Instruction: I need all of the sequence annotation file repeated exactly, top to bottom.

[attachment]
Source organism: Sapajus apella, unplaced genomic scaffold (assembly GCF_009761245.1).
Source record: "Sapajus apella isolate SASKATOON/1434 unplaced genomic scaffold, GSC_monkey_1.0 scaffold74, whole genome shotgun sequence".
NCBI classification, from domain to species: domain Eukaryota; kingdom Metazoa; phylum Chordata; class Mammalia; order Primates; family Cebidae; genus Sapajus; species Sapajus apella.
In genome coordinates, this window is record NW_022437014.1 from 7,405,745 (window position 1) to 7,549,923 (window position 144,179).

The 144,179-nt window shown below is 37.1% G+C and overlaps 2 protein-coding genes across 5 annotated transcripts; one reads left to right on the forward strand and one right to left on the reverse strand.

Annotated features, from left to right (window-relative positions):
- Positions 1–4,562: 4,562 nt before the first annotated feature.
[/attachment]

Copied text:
Source organism: Sapajus apella, unplaced genomic scaffold (assembly GCF_009761245.1).
Source record: "Sapajus apella isolate SASKATOON/1434 unplaced genomic scaffold, GSC_monkey_1.0 scaffold74, whole genome shotgun sequence".
NCBI classification, from domain to species: domain Eukaryota; kingdom Metazoa; phylum Chordata; class Mammalia; order Primates; family Cebidae; genus Sapajus; species Sapajus apella.
In genome coordinates, this window is record NW_022437014.1 from 7,405,745 (window position 1) to 7,549,923 (window position 144,179).

The 144,179-nt window shown below is 37.1% G+C and overlaps 2 protein-coding genes across 5 annotated transcripts; one reads left to right on the forward strand and one right to left on the reverse strand.

Annotated features, from left to right (window-relative positions):
- Positions 1–4,562: 4,562 nt before the first annotated feature.